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I came upon this while wondering whether the friction of a rolling cylinder on an inclined plane depends on the value of friction coefficient.

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now, $$f\leqq\upsilon N$$

Again after calculating I found that the $$f=\frac{mg\sin\theta}{3}$$ So,$$\frac{mg\sin\theta}{3}\leqq \upsilon mg\cos\theta$$ $$\Rightarrow \tan\theta\leqq 3\upsilon$$ But, I can set the angle and mu to be such that this relation does not hold!

What will happen then? Please explain.

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  • $\begingroup$ I cannot think of an appropriate title.Any help will be appreciated. $\endgroup$ – soumyadeep Feb 8 '14 at 16:08
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    $\begingroup$ If the condition is violated (because $\theta$ is too big) the contact point of the cylinder with the plane has not vanishing velocity and so... $\endgroup$ – Valter Moretti Feb 8 '14 at 17:57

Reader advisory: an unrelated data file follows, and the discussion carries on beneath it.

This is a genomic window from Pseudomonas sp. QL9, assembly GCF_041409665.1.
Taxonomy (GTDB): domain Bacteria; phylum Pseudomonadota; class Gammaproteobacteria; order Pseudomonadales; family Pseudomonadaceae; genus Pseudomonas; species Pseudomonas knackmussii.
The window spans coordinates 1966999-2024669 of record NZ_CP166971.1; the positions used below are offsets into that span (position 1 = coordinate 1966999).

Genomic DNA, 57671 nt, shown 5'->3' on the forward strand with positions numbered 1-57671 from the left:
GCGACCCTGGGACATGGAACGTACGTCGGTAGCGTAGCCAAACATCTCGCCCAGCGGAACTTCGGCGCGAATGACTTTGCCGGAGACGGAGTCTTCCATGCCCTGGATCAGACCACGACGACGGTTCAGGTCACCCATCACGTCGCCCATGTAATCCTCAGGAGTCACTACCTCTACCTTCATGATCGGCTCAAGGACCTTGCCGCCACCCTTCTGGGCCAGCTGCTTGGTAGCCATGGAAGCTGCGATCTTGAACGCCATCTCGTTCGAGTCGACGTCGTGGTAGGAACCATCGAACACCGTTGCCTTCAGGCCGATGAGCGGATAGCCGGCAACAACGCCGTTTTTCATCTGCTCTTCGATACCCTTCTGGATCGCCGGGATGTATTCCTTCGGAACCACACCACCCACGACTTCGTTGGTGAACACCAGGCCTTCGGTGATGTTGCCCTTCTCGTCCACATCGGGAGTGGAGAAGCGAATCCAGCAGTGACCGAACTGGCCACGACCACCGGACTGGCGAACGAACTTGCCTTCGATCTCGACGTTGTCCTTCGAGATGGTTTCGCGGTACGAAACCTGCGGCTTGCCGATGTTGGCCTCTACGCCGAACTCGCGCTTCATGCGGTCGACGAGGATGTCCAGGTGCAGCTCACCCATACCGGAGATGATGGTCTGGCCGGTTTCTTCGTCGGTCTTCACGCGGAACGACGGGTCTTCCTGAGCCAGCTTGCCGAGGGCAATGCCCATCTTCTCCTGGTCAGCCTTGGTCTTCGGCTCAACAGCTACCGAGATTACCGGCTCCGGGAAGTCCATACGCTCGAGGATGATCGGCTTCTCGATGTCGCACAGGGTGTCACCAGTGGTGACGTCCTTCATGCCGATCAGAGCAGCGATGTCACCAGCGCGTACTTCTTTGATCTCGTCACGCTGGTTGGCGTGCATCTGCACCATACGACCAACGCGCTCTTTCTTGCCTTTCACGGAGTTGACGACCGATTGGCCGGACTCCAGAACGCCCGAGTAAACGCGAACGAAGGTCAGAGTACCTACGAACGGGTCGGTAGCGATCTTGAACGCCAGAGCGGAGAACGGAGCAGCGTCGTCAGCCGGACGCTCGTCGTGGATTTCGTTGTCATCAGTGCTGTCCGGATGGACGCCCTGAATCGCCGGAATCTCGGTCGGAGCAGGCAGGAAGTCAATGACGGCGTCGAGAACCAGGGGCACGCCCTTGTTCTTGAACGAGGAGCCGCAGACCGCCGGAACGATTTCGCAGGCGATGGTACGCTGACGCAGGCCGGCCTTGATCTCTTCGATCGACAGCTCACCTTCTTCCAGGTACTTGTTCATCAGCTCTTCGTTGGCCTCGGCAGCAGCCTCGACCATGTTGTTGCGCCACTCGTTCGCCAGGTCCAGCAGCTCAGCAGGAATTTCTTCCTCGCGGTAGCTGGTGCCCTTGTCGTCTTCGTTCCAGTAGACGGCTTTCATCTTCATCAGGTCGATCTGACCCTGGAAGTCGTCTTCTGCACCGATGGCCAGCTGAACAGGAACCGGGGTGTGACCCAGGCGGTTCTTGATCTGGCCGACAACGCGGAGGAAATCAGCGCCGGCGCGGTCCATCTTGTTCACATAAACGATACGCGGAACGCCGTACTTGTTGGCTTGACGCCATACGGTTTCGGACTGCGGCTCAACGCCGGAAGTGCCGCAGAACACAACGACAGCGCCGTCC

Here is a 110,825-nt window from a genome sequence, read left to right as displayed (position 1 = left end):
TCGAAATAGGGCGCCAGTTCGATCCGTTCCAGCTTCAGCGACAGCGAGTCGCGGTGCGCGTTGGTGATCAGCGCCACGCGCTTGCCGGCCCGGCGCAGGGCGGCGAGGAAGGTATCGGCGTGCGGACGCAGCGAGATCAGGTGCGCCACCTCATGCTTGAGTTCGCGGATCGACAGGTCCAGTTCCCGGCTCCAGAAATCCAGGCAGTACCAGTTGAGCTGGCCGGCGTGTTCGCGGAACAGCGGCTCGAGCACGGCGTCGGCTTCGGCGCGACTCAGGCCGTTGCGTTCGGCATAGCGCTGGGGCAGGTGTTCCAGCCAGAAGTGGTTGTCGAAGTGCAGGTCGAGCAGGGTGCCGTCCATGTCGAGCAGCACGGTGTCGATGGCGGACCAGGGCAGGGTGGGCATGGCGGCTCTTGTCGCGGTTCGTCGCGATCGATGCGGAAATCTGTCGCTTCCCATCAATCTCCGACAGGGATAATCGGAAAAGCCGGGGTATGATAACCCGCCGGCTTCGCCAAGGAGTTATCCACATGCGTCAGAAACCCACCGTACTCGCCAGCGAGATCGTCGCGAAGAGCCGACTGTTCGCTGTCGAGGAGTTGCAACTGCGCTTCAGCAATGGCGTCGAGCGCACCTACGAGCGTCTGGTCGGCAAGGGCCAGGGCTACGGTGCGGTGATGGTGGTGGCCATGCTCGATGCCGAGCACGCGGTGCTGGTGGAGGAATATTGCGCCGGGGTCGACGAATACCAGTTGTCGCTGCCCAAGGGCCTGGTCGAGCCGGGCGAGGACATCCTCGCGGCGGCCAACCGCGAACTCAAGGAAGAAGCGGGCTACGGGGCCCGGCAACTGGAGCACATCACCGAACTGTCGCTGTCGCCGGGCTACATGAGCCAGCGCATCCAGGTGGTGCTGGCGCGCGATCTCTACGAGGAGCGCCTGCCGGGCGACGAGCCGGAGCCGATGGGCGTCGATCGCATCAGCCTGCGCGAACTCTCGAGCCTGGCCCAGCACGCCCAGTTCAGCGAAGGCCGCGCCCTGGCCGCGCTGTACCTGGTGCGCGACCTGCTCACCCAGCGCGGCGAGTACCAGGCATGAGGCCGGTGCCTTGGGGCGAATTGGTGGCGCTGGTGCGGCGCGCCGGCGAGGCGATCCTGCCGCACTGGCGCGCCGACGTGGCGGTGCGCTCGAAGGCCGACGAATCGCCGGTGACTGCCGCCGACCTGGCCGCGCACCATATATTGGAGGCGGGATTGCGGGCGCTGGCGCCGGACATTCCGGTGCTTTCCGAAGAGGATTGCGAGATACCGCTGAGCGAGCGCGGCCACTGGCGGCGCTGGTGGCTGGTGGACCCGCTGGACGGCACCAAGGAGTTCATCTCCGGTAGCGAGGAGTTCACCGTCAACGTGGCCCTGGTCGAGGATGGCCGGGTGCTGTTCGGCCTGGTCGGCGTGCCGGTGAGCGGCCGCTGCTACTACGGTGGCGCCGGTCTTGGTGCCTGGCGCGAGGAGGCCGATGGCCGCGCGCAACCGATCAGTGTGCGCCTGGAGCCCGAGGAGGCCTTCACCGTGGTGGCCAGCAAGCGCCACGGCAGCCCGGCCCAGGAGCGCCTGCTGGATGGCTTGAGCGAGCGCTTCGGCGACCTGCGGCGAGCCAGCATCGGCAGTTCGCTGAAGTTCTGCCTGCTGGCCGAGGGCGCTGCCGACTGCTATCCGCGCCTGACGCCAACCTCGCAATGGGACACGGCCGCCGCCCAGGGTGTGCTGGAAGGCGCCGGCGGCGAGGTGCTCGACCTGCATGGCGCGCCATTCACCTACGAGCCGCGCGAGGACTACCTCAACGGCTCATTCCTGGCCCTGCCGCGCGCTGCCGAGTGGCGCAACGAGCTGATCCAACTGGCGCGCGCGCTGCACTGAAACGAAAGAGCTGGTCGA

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This problem is an example of rolling without slipping. A very good explanation of this concept is given here. In this case, it implies that rolling without slipping occurs if $\tan \theta \leq 3 \mu$. The expression validates one's intuition too. Its easy to observe that a cylinder tends to roll without slipping when kept on a wedge with lesser slope.

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  • $\begingroup$ But i have never assumed while finding f that it is rolling without slipping!i cannot understand what you are trying to tell. $\endgroup$ – soumyadeep Feb 15 '14 at 14:37
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    $\begingroup$ You did when using the equivalence between angular speed and linear speed. $\endgroup$ – Davidmh Mar 11 '14 at 6:04

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